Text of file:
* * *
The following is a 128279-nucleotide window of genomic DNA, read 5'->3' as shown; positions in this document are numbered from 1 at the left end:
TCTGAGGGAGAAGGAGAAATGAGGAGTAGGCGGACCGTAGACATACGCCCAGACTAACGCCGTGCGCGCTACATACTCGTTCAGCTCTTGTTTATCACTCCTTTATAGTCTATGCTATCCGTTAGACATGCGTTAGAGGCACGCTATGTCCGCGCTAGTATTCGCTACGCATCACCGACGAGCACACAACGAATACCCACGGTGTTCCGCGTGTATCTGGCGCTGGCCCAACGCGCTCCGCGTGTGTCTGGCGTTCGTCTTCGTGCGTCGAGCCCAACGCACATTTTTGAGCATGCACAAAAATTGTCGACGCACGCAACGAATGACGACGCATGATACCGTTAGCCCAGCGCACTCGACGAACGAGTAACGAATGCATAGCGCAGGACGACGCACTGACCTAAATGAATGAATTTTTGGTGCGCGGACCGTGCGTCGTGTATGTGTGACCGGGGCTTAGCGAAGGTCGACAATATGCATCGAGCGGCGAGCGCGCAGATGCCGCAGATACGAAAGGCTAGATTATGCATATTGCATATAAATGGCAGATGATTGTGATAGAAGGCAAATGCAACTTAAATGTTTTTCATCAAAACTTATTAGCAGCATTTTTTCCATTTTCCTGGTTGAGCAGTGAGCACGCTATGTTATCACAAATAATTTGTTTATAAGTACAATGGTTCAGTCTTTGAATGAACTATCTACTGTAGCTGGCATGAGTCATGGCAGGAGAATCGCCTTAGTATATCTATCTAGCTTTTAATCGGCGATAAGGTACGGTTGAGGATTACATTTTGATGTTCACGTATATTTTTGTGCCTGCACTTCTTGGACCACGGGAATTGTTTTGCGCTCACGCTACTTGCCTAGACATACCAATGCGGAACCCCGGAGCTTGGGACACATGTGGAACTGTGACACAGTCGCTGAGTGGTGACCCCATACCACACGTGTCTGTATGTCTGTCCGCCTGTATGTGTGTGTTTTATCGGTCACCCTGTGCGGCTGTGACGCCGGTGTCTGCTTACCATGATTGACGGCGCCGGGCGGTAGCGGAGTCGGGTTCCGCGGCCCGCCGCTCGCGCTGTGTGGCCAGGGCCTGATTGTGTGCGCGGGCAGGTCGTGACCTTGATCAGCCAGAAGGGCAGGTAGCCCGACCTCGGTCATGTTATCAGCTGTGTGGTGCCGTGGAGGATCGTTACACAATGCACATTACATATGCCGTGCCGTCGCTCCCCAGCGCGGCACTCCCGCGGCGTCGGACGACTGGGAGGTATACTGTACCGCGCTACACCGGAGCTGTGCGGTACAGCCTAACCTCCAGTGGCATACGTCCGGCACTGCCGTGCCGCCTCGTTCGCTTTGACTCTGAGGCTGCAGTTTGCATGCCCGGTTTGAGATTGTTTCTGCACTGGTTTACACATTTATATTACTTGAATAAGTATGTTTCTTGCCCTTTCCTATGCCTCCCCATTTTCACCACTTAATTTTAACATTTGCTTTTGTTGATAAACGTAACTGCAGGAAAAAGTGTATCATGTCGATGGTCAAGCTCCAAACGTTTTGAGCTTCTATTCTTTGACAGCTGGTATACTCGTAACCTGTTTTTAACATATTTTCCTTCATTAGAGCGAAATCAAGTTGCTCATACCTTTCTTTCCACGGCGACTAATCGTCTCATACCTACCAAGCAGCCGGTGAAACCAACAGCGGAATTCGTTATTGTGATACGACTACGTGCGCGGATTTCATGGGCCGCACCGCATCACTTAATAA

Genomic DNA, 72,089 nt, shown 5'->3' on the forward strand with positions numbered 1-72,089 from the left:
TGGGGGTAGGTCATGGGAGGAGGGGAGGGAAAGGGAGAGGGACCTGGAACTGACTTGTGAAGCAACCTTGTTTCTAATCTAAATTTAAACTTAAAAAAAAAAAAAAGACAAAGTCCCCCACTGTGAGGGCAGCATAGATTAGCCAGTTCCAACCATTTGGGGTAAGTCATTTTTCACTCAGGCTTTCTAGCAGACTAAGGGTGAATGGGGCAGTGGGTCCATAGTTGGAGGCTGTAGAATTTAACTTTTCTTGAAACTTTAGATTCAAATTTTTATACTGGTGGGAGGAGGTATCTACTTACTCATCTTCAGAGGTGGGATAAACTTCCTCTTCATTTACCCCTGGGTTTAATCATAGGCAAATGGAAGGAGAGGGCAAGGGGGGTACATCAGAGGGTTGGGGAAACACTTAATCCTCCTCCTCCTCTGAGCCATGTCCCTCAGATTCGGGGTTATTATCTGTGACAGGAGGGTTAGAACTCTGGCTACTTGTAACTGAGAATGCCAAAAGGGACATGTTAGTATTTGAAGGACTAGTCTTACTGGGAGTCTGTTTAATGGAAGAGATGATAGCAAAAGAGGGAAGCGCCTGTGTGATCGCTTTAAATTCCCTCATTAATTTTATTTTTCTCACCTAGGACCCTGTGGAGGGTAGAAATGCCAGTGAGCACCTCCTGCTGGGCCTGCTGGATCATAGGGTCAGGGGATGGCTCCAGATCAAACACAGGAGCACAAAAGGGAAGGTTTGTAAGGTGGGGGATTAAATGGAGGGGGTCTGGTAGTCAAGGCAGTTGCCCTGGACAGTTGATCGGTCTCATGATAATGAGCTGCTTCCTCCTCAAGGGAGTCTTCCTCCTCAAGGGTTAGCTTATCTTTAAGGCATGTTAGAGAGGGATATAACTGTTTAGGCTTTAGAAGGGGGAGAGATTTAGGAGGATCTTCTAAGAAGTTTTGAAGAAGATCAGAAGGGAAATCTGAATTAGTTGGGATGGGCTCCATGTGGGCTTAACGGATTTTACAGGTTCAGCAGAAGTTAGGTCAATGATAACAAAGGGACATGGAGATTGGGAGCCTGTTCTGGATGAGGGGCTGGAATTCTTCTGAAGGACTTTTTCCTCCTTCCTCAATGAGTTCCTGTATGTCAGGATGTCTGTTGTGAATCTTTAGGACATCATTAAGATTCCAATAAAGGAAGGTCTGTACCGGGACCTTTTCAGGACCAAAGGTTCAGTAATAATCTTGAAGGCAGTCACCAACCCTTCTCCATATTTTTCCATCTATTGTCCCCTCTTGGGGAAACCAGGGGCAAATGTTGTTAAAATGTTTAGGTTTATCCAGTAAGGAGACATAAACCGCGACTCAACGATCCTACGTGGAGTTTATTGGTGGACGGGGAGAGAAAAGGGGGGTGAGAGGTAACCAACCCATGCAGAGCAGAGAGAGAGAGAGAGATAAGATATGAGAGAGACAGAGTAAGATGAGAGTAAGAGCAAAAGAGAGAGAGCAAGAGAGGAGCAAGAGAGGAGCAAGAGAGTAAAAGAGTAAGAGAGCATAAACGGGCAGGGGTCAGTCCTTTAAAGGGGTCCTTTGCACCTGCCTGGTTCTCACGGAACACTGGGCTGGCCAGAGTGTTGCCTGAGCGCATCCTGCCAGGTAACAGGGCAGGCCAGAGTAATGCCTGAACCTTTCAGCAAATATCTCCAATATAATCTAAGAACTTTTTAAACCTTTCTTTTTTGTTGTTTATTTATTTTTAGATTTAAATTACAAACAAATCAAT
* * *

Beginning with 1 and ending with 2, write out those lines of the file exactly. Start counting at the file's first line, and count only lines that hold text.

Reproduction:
The following is a 128279-nucleotide window of genomic DNA, read 5'->3' as shown; positions in this document are numbered from 1 at the left end:
TCTGAGGGAGAAGGAGAAATGAGGAGTAGGCGGACCGTAGACATACGCCCAGACTAACGCCGTGCGCGCTACATACTCGTTCAGCTCTTGTTTATCACTCCTTTATAGTCTATGCTATCCGTTAGACATGCGTTAGAGGCACGCTATGTCCGCGCTAGTATTCGCTACGCATCACCGACGAGCACACAACGAATACCCACGGTGTTCCGCGTGTATCTGGCGCTGGCCCAACGCGCTCCGCGTGTGTCTGGCGTTCGTCTTCGTGCGTCGAGCCCAACGCACATTTTTGAGCATGCACAAAAATTGTCGACGCACGCAACGAATGACGACGCATGATACCGTTAGCCCAGCGCACTCGACGAACGAGTAACGAATGCATAGCGCAGGACGACGCACTGACCTAAATGAATGAATTTTTGGTGCGCGGACCGTGCGTCGTGTATGTGTGACCGGGGCTTAGCGAAGGTCGACAATATGCATCGAGCGGCGAGCGCGCAGATGCCGCAGATACGAAAGGCTAGATTATGCATATTGCATATAAATGGCAGATGATTGTGATAGAAGGCAAATGCAACTTAAATGTTTTTCATCAAAACTTATTAGCAGCATTTTTTCCATTTTCCTGGTTGAGCAGTGAGCACGCTATGTTATCACAAATAATTTGTTTATAAGTACAATGGTTCAGTCTTTGAATGAACTATCTACTGTAGCTGGCATGAGTCATGGCAGGAGAATCGCCTTAGTATATCTATCTAGCTTTTAATCGGCGATAAGGTACGGTTGAGGATTACATTTTGATGTTCACGTATATTTTTGTGCCTGCACTTCTTGGACCACGGGAATTGTTTTGCGCTCACGCTACTTGCCTAGACATACCAATGCGGAACCCCGGAGCTTGGGACACATGTGGAACTGTGACACAGTCGCTGAGTGGTGACCCCATACCACACGTGTCTGTATGTCTGTCCGCCTGTATGTGTGTGTTTTATCGGTCACCCTGTGCGGCTGTGACGCCGGTGTCTGCTTACCATGATTGACGGCGCCGGGCGGTAGCGGAGTCGGGTTCCGCGGCCCGCCGCTCGCGCTGTGTGGCCAGGGCCTGATTGTGTGCGCGGGCAGGTCGTGACCTTGATCAGCCAGAAGGGCAGGTAGCCCGACCTCGGTCATGTTATCAGCTGTGTGGTGCCGTGGAGGATCGTTACACAATGCACATTACATATGCCGTGCCGTCGCTCCCCAGCGCGGCACTCCCGCGGCGTCGGACGACTGGGAGGTATACTGTACCGCGCTACACCGGAGCTGTGCGGTACAGCCTAACCTCCAGTGGCATACGTCCGGCACTGCCGTGCCGCCTCGTTCGCTTTGACTCTGAGGCTGCAGTTTGCATGCCCGGTTTGAGATTGTTTCTGCACTGGTTTACACATTTATATTACTTGAATAAGTATGTTTCTTGCCCTTTCCTATGCCTCCCCATTTTCACCACTTAATTTTAACATTTGCTTTTGTTGATAAACGTAACTGCAGGAAAAAGTGTATCATGTCGATGGTCAAGCTCCAAACGTTTTGAGCTTCTATTCTTTGACAGCTGGTATACTCGTAACCTGTTTTTAACATATTTTCCTTCATTAGAGCGAAATCAAGTTGCTCATACCTTTCTTTCCACGGCGACTAATCGTCTCATACCTACCAAGCAGCCGGTGAAACCAACAGCGGAATTCGTTATTGTGATACGACTACGTGCGCGGATTTCATGGGCCGCACCGCATCACTTAATAA